Correctly categorising your workforce and identifying who is eligible to join a pension scheme under auto-enrolment rules can be a headache for employers, and on-going reporting under TPR rules can be the headache for employers that just keeps giving.

Thankfully most workplace pension providers are able to help and support employers through the process.

Since the Pensions Act of 2008 came into force, many employers have been struggling to correctly categorise their employees. The challenge is especially daunting for those with a large zero-hours contract-based workforce or seasonal workers. When you add reporting duties on top of this challenge, you can see why some employers have struggled to meet their auto-enrolment staging dates or have found themselves faced with fines due to inadequacies found by the regulator.

Auto-enrolment introduced a statutory duty on employers to assess their workers and enrol those who met the criteria into a qualifying workplace pension scheme. It is taken very seriously by The Pensions Regulator (TPR) which often issues escalating penalty notices against employers that it has found to have failed in their auto-enrolment duties with fines building on a daily rate from £50 to £10,000 per day.

Our data shows that the systems of an encouraging 85% of workplace pension providers are able to help the employer define who is a worker as defined by employer duty rules under auto-enrolment.

Other than NEST, all workplace pension providers have a suitable system/procedure in place in order to identify who is eligible to join a pension under auto-enrolment rules. All of these providers are able to identify eligible job holders, non-eligible job holders, and entitled workers as well as being able to take this data electronically from an employers HR and payroll systems to support the process and make it considerably easier (see our separate insight on Payroll integrations for further analysis)

Based on our analysis, NEST is the only workplace pension provider whose auto-enrolment solution does not have a rules engine capable of automatically initiating tasks or establishing eligibility based on data, events and dates.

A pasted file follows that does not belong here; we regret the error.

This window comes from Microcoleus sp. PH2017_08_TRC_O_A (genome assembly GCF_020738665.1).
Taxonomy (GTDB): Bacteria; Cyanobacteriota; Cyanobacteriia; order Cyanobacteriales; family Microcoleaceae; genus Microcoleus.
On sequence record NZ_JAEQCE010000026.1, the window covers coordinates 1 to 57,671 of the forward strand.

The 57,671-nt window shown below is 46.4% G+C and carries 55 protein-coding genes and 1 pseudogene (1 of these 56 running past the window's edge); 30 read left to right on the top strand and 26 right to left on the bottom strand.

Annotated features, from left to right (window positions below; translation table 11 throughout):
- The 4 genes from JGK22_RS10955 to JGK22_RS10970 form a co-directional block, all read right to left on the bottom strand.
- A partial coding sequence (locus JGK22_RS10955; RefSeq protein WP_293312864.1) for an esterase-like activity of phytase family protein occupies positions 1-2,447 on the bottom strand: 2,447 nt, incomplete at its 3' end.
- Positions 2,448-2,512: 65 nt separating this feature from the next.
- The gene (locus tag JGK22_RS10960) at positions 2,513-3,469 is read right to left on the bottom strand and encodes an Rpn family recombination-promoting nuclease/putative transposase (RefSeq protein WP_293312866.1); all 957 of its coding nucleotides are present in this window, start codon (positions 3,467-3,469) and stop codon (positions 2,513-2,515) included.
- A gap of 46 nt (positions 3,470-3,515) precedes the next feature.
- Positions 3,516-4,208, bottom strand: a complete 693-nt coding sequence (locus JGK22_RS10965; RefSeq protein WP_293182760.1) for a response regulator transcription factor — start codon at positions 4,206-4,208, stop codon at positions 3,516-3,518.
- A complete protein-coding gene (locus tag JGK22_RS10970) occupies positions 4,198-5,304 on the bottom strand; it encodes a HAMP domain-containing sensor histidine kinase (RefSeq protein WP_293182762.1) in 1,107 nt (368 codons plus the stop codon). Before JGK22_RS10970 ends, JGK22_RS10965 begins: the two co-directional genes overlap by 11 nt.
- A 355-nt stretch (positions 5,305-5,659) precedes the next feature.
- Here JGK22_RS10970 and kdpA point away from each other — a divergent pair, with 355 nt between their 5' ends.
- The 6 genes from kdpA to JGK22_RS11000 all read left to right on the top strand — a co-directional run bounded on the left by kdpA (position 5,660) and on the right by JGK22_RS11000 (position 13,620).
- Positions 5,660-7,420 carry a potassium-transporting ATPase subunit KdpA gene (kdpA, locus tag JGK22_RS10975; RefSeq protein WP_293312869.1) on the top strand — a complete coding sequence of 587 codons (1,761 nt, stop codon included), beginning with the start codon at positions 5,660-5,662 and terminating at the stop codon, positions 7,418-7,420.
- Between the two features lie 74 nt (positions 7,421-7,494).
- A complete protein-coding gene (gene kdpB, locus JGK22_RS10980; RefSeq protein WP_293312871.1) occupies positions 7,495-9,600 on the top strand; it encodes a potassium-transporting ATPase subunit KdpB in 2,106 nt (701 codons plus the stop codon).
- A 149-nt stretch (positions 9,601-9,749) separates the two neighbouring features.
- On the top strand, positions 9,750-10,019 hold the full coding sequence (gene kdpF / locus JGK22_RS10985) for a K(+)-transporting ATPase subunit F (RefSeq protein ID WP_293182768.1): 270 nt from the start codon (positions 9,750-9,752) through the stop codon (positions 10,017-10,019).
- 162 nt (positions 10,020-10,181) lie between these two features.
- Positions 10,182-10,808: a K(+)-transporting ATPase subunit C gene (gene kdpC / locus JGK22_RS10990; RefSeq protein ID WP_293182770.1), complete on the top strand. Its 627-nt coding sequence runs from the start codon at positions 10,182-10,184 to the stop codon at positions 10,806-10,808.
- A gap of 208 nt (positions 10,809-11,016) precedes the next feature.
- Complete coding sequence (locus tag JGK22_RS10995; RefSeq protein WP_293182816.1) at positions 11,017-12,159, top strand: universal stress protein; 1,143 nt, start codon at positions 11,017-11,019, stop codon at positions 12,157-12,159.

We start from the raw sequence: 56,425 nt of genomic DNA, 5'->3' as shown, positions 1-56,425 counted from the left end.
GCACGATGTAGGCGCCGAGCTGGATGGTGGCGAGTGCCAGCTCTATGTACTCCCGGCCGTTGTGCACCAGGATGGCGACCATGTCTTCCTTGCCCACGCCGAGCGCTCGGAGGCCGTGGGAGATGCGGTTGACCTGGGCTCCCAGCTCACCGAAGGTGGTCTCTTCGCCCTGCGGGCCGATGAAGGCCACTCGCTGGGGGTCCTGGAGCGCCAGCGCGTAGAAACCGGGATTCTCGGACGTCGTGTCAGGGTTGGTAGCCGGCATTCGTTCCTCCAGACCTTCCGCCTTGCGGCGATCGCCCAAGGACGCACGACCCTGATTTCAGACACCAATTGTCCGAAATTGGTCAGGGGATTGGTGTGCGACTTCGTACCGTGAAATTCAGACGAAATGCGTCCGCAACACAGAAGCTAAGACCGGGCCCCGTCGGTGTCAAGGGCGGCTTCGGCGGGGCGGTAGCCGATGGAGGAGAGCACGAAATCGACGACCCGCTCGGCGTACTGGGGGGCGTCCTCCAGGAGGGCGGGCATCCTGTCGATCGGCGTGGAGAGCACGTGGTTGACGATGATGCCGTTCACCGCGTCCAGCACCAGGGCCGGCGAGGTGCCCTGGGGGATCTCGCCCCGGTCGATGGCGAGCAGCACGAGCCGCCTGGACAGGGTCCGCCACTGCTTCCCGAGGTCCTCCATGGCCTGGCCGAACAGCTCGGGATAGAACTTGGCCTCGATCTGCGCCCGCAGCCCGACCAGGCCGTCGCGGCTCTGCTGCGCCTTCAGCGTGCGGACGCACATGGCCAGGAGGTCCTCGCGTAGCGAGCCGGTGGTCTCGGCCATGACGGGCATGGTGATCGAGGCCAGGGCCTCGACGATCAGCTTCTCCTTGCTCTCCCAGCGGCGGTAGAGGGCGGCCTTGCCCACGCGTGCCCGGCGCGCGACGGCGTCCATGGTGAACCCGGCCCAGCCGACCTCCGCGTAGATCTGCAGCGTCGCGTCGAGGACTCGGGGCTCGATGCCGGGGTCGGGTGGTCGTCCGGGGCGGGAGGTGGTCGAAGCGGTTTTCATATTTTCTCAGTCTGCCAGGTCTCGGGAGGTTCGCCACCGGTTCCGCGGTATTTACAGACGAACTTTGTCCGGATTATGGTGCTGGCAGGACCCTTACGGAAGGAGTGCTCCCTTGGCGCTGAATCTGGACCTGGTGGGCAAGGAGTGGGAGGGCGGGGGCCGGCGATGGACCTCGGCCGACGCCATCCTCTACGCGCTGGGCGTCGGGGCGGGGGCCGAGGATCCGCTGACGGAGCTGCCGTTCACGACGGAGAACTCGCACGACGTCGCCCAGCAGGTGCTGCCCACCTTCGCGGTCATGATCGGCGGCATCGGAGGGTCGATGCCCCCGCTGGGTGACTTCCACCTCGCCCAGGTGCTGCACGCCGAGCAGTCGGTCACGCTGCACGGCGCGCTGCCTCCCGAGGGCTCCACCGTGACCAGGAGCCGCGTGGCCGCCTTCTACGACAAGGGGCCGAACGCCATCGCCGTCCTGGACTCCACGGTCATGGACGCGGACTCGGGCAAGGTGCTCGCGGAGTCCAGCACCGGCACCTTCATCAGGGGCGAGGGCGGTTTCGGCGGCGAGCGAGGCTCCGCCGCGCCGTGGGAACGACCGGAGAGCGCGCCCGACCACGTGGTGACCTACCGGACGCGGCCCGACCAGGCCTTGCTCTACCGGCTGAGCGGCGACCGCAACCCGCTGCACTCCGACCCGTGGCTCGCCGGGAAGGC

Legal & General and NEST are also the only providers whose system cannot make an assessment of a scheme’s eligibility criteria against TPR rules. Our data shows that the other providers are able to assess both automatic enrolment criteria and qualifying criteria as defined by TPR.

Most workplace pension providers also all offer reminders to the employers for the key stage of this process. An important tool in helping ensure that all duties and reporting are carried out when required.

When employers log in to the Aegon hub for example, they will be presented with an events calendar, showing key stages at the process and what needs to be done.

For Royal London, their auto-enrolment service includes an Employer Dashboard which will allow employers to get an instant health check on their scheme status and see whether they are on track; and Standard Life are able to issue reminders up to nine months prior to triennial enrolment periods and at all other key stages until completed. This process is similar at True Potential, Scottish Widows, and Aviva.

When it comes to data validation, NEST can offer a similar approach to the more traditional providers. All workplace pension provider propositions are able to validate the employer’s data and send error reports and notifications enabling and requiring corrections to be made.

Scheme registration is another area of auto-enrolment that can be a headache for employers. Our data shows that 62% of workplace pension provider systems are able to assist with scheme registration. For just over half (52%) of systems this includes periodic re-registration and re-certification of qualifying schemes according to the schedule required by TPR.

The majority (85%) of workplace provider systems are also able to assist with scheme certification. However, just under a quarter (24%) do this automatically with no human intervention necessary.

With HR inevitably involved with auto-enrolment, you would have thought ongoing integration and consolidation of data from HR systems would be something that workplace pension providers were keen to showcase. Our data shows that only 48% of providers are able to consolidate separate HR and payroll files for the appropriate pay period.

However, overall, most workplace pension providers are able to help support employers through the auto-enrolment process in a wide range of ways including categorisation, registration and reporting.

A small number of providers are offering less in this area due to their systems not being able to make assessments of eligibility criteria under TPR rules, a key area where many employers will look for assistance.